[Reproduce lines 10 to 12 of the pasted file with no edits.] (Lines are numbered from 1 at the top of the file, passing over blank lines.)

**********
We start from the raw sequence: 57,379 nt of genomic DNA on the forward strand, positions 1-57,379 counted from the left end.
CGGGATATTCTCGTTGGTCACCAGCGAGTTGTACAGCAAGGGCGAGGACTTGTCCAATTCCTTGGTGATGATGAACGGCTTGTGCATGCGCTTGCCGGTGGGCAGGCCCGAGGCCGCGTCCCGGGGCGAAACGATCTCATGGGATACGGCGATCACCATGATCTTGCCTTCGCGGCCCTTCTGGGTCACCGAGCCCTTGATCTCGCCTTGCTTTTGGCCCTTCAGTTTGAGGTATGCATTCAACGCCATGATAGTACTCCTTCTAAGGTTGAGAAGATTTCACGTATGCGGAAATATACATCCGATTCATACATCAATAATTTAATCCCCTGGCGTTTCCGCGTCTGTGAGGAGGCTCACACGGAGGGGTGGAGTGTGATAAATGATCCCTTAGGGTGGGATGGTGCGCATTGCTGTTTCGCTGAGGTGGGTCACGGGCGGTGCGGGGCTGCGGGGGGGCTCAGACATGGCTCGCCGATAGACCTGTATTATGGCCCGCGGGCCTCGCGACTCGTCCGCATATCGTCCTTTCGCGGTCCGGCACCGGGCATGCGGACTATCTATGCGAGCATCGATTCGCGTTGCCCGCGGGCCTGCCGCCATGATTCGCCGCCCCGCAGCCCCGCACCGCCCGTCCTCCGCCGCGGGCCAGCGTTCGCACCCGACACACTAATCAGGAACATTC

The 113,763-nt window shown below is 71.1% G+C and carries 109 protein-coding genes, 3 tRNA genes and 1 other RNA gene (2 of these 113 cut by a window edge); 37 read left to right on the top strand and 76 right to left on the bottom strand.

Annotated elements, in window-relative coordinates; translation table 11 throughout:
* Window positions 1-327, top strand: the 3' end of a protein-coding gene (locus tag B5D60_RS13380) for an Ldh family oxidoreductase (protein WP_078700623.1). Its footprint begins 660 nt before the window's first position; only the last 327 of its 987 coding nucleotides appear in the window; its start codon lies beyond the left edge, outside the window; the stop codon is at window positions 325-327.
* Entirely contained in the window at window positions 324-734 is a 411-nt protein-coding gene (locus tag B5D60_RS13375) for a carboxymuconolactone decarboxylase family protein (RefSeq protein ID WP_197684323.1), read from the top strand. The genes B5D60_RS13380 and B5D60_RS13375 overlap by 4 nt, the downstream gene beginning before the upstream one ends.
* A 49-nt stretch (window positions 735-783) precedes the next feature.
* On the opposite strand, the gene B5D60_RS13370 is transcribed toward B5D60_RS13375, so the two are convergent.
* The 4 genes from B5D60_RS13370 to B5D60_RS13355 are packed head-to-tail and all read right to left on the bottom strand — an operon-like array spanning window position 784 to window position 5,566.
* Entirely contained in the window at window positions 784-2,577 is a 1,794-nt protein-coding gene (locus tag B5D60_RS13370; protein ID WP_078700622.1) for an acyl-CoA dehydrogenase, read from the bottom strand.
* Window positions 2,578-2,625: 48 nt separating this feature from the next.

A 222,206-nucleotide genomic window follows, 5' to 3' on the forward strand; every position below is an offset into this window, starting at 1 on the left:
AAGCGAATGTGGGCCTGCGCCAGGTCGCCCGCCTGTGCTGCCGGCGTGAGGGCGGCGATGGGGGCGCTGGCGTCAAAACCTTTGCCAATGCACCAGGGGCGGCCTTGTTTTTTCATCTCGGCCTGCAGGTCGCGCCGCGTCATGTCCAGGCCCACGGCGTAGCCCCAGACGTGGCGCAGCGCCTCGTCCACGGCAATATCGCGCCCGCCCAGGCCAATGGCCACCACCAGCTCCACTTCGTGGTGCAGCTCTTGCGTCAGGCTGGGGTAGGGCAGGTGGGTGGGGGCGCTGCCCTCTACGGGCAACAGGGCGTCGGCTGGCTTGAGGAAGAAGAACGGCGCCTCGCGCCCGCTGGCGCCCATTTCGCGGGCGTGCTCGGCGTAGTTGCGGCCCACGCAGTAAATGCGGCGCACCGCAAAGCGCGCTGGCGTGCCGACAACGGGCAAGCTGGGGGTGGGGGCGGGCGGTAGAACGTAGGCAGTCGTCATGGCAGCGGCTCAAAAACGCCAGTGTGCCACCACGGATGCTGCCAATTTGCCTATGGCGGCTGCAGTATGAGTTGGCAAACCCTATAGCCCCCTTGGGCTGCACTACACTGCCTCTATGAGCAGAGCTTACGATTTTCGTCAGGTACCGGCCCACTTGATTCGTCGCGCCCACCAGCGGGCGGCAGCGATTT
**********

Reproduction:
* Entirely contained in the window at window positions 784-2,577 is a 1,794-nt protein-coding gene (locus tag B5D60_RS13370; protein ID WP_078700622.1) for an acyl-CoA dehydrogenase, read from the bottom strand.
* Window positions 2,578-2,625: 48 nt separating this feature from the next.

A 222,206-nucleotide genomic window follows, 5' to 3' on the forward strand; every position below is an offset into this window, starting at 1 on the left: